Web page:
Nonggirrnga Marawili selects her key subjects—fire, water, lightning, rock—from the elemental substances and transformative forces of the natural world. In the tropical climate of northern Australia, fire and water animate the seasons and bring life to the environment—causing the bush to burn, bringing monsoonal rains, summoning lightning and storm clouds: all vital events that sustain life. This suite of four works are a meditation on one particular aspect of this dynamic landscape: trails of carefully placed dots of thick pigment evoke the sea spray cast by waves crashing on rocks and the flickering of lightning as it flashes across the sky. Offering a visual poetics that draws on the detail and beauty of the natural environment, Nonggirrnga Marawili captures the details that reflect a life lived with close attention to the natural world and its instances of fleeting beauty.
Hewn from large rectangular strips of stringy bark from the eucalyptus tree, the uneven surfaces of these four bark paintings are each primed with a single wash of color which enhances the natural contours of its undulating form. The natural earth pigments (white and light pink clay, russet brown ochre and black charcoal) are mixed with PVA glue as a binder creating a paint of thick, fairly unctuous consistency. Using a fine human hair brush, the artist works methodically and systematically, laying down fluid trails of parallel lines that flicker across the length of the painting creating a dynamic frame at the outer edges and leaving an open space of contrasting color at the center. Black, russet brown and pale pink—the empty ground of three of the four paintings creates a backdrop for the dynamism of the lightning strikes evoked at the edges of each work. These three works can be seen as preliminary stages in the artists’ exploration of this particular phenomenon - the flicker of lightning across the sky; the dramatic spray of salt water as it connects with the underwater rock on the coast at the sacred site of Baraltja. Madayin miny’tji are the unique geometric designs owned by Yolngu clans and used in ceremonial contexts. Only in the fourth and final work, does the artist unite these disparate networks of lines as a means to draw together the opposite ends of the painting and its borders—to establish and resolve the energy of miny’tji, the dynamic clan designs perceived by Yolngu that proliferate in, and actively punctuate the landscape.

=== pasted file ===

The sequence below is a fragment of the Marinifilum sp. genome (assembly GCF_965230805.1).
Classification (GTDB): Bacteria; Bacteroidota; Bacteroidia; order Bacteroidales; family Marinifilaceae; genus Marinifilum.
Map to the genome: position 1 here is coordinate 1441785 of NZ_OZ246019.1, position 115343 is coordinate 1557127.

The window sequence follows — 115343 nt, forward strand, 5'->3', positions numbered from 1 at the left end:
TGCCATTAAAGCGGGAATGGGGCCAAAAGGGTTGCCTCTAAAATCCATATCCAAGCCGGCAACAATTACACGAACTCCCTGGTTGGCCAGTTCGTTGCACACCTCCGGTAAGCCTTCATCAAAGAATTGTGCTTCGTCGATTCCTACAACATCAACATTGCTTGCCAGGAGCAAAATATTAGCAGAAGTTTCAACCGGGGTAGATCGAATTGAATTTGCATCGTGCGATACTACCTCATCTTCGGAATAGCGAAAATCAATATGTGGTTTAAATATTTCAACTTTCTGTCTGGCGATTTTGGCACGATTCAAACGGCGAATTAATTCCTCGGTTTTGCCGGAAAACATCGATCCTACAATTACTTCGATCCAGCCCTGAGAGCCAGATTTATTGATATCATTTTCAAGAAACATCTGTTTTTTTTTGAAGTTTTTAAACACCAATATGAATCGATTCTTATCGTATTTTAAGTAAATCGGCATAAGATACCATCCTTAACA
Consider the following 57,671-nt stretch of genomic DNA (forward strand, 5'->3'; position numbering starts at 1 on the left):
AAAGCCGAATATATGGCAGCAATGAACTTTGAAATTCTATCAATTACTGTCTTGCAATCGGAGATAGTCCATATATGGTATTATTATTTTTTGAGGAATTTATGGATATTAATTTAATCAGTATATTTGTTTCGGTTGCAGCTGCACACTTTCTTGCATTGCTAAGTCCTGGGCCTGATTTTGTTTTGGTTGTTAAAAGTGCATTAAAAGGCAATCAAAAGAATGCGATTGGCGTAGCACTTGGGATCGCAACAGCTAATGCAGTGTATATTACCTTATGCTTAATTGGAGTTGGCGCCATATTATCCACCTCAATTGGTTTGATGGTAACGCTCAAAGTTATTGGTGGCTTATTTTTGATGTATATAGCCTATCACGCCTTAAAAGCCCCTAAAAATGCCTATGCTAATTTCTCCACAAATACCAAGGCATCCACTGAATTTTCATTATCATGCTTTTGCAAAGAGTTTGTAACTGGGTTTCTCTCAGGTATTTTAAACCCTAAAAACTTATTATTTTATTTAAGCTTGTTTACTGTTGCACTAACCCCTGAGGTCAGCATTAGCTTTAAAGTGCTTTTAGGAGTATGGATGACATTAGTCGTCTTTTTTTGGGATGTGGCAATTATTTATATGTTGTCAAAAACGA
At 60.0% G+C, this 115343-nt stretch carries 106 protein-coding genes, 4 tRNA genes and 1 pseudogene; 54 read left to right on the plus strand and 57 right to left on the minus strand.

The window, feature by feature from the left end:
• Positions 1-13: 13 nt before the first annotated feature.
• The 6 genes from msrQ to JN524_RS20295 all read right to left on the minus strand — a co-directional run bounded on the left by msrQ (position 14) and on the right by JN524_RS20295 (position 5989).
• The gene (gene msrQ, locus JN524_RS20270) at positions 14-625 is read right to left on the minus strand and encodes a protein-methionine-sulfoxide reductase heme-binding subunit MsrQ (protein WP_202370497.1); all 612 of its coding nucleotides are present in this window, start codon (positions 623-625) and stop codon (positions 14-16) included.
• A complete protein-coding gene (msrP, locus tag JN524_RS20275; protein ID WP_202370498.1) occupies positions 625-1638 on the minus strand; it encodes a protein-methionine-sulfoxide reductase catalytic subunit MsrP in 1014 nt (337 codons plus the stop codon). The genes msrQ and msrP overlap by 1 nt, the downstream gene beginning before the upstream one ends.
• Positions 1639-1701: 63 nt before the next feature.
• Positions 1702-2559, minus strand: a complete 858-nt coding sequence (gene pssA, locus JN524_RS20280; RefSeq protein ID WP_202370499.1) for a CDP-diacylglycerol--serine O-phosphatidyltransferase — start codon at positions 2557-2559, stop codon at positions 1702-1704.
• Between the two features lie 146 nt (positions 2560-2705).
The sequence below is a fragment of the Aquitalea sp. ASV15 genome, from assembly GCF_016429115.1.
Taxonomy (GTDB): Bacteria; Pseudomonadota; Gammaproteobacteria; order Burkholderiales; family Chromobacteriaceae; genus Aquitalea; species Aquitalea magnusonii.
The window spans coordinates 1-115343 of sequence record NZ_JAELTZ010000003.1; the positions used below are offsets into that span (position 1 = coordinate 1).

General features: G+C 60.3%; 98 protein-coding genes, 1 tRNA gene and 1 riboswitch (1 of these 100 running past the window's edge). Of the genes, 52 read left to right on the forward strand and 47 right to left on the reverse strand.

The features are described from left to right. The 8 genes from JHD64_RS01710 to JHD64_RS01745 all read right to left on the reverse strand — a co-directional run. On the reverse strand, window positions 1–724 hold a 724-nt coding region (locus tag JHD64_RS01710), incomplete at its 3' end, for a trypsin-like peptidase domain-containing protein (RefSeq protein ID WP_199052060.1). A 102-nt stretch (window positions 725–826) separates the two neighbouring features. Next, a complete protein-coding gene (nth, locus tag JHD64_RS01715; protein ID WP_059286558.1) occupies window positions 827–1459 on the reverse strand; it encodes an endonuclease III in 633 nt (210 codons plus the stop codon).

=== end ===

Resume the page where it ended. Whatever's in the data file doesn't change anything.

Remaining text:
Nonggirrnga Marawili is the daughter of the Madarrpa warrior Mundukul (lightning snake) and a Galpu woman, Bulunguwuy. A highly respected senior artist in her community, she is a prolific producer of art. Her work includes bark paintings, memorial poles (larrakitj) and limited edition prints. Madayin miny’tji are the unique geometric designs owned by Yolngu clans and used in ceremonial contexts. Painting of the miny’tji is an assertion of one’s knowledge, ownership and identification with particular clan estates. Miny’tji have a complex relationship with the natural world: the designs are not wholly conceived in the individual’s mind, rather they were laid down in the earth at its origin during the Wangarr (creation time) and persist as part of the continuing ancestral presence in the country. As a senior female artist with particular network of affiliations to different clans, Nonggirrnga Marawili has the right to paint her husband’s Djapu moiety clan designs, the Galpu designs of her mother’s clan and that of her own clan the Madarrpa.